What is Product Line Engineering?
Systems and Software Product Line Engineering, abbreviated as Product Line Engineering (or PLE for short), is defined as the engineering of a portfolio of related products using a shared set of engineering assets and an efficient means of production.
By considering a product line portfolio as a single entity to be managed, as opposed to a multitude of separate products to be managed individually, PLE enables organizations to create, maintain, and evolve an entire product line through each stage of the lifecycle with much higher degrees of efficiency than have been possible before.
These efficiencies enable order-of-magnitude improvements in engineering cost, time to market, productivity, product line scalability, and quality – impacting the fundamentals of how organizations deliver and compete with their product lines.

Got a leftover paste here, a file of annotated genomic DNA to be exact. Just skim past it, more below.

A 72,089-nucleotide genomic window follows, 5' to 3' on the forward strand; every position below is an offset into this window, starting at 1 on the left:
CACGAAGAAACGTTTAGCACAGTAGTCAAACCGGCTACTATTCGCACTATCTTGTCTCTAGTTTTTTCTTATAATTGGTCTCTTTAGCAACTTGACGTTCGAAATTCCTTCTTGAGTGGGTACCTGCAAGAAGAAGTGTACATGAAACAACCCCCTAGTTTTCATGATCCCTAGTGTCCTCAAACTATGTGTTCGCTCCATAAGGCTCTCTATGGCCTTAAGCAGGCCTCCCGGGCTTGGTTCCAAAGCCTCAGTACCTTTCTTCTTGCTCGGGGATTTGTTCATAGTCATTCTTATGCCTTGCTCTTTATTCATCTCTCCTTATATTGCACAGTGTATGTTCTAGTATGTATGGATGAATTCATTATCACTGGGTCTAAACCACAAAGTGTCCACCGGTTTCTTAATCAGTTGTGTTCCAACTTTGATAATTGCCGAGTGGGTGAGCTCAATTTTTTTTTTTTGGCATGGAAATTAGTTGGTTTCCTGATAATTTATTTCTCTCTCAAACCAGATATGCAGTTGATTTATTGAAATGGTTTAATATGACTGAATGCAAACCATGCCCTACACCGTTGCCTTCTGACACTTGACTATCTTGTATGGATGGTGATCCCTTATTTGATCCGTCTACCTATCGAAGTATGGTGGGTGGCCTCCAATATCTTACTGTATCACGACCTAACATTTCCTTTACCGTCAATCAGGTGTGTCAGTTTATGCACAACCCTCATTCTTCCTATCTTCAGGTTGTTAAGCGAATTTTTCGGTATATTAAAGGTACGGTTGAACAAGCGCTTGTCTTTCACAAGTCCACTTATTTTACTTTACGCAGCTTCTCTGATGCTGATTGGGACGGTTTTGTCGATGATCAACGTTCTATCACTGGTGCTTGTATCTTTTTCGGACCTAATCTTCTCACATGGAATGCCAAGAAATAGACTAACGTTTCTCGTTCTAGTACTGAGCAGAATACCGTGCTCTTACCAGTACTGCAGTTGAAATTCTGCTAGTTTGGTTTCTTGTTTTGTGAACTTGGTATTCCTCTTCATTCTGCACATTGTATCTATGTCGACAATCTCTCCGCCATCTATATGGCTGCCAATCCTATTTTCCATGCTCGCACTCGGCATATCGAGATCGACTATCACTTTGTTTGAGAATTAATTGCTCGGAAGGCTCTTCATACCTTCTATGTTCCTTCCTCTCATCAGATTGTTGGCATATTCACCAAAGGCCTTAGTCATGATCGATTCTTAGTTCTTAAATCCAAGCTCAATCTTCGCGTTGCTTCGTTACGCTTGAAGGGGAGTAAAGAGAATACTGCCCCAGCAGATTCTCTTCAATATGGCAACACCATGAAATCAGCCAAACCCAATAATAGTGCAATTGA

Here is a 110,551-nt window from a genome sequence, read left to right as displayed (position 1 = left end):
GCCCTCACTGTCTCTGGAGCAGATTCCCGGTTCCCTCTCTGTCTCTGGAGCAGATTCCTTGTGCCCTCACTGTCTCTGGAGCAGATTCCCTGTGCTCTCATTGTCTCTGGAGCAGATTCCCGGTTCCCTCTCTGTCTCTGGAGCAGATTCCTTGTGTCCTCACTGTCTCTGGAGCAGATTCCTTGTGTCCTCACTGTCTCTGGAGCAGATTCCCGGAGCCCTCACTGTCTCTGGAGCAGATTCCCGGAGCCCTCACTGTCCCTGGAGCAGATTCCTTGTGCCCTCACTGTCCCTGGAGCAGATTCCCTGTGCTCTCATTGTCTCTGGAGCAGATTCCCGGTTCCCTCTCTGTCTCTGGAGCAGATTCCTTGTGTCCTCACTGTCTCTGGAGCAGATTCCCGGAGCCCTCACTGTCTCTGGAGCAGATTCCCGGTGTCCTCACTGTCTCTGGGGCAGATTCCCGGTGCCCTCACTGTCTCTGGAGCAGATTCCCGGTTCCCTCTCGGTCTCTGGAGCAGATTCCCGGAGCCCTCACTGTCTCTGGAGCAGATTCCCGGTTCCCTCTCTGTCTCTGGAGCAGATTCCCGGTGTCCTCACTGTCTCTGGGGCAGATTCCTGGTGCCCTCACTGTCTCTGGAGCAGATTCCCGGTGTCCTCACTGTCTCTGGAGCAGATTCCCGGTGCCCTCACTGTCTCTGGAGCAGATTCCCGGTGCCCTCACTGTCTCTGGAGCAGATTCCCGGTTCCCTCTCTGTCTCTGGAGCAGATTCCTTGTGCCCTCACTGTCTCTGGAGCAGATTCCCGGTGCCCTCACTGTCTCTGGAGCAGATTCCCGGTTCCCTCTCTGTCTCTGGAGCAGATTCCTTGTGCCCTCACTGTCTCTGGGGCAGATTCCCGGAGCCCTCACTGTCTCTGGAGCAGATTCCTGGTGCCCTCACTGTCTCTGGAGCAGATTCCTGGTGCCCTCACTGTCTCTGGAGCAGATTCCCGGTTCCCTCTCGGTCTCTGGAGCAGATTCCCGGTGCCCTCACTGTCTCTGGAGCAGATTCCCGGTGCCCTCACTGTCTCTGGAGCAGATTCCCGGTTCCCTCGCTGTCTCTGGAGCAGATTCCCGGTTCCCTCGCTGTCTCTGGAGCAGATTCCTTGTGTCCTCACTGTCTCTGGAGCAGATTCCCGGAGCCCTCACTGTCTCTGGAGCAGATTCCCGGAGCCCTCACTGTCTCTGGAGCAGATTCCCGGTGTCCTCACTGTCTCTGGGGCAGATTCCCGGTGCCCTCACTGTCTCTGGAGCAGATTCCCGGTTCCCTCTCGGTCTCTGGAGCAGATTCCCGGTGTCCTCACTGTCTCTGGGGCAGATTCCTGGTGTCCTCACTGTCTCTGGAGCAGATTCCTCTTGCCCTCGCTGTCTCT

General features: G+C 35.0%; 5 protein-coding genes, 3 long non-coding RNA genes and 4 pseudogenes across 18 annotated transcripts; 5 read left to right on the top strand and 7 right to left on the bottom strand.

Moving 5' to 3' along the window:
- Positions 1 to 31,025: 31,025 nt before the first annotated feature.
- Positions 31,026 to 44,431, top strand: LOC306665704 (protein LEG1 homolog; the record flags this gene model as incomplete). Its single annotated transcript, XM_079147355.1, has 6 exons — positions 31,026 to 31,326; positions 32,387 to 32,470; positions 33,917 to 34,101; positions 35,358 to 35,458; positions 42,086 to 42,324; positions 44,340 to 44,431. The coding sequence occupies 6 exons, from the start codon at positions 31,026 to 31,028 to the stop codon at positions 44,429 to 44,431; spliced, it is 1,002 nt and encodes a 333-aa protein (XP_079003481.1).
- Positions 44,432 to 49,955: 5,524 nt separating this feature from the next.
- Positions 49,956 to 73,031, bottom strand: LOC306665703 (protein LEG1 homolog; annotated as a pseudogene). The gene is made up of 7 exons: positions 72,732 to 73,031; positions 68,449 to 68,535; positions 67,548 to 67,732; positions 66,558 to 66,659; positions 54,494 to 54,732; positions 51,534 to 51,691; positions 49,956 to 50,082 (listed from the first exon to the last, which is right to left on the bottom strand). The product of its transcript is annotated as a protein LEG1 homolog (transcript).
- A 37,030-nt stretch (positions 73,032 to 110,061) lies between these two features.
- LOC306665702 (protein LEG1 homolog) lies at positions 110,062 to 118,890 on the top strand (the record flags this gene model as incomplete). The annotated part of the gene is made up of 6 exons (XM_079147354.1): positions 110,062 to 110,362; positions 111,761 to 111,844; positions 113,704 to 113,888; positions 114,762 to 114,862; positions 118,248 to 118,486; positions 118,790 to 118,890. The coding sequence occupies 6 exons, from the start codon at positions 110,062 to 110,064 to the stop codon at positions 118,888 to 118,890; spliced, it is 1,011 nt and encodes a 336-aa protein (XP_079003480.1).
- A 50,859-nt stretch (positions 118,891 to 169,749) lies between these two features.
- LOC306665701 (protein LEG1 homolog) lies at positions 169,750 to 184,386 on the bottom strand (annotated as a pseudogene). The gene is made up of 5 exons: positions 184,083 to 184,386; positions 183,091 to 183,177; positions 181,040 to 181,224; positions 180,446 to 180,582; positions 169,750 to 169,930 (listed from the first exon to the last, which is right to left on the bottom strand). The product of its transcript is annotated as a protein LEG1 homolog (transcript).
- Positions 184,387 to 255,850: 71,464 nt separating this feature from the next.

PLE and the factory paradigm
Second Generation PLE (2GPLE) is centered on the creation of a PLE Factory. Hard-goods factories have long had the ability to produce variations of the same basic product; think of the size/color choice you can make for a pair of shoes, or the hundreds of options available on an automobile. PLE applies this same concept to the engineering artifacts that are in digital or "soft" form and that support a product.
As shown in the illustration, engineering artifacts can include requirements, models and designs, source code, test cases, and much more, all of which need to be managed and produced in variants that match the product.
These artifacts that support a product are called shared assets. Under this paradigm, these shared assets are imbued with variation points – that is, places where the assets can be instantiated in different ways to support each product in a product line. The collection of assets for all the products in the product line is called the shared asset superset. A PLE Factory configurator takes a product specification as input and configures the assets appropriately for that product.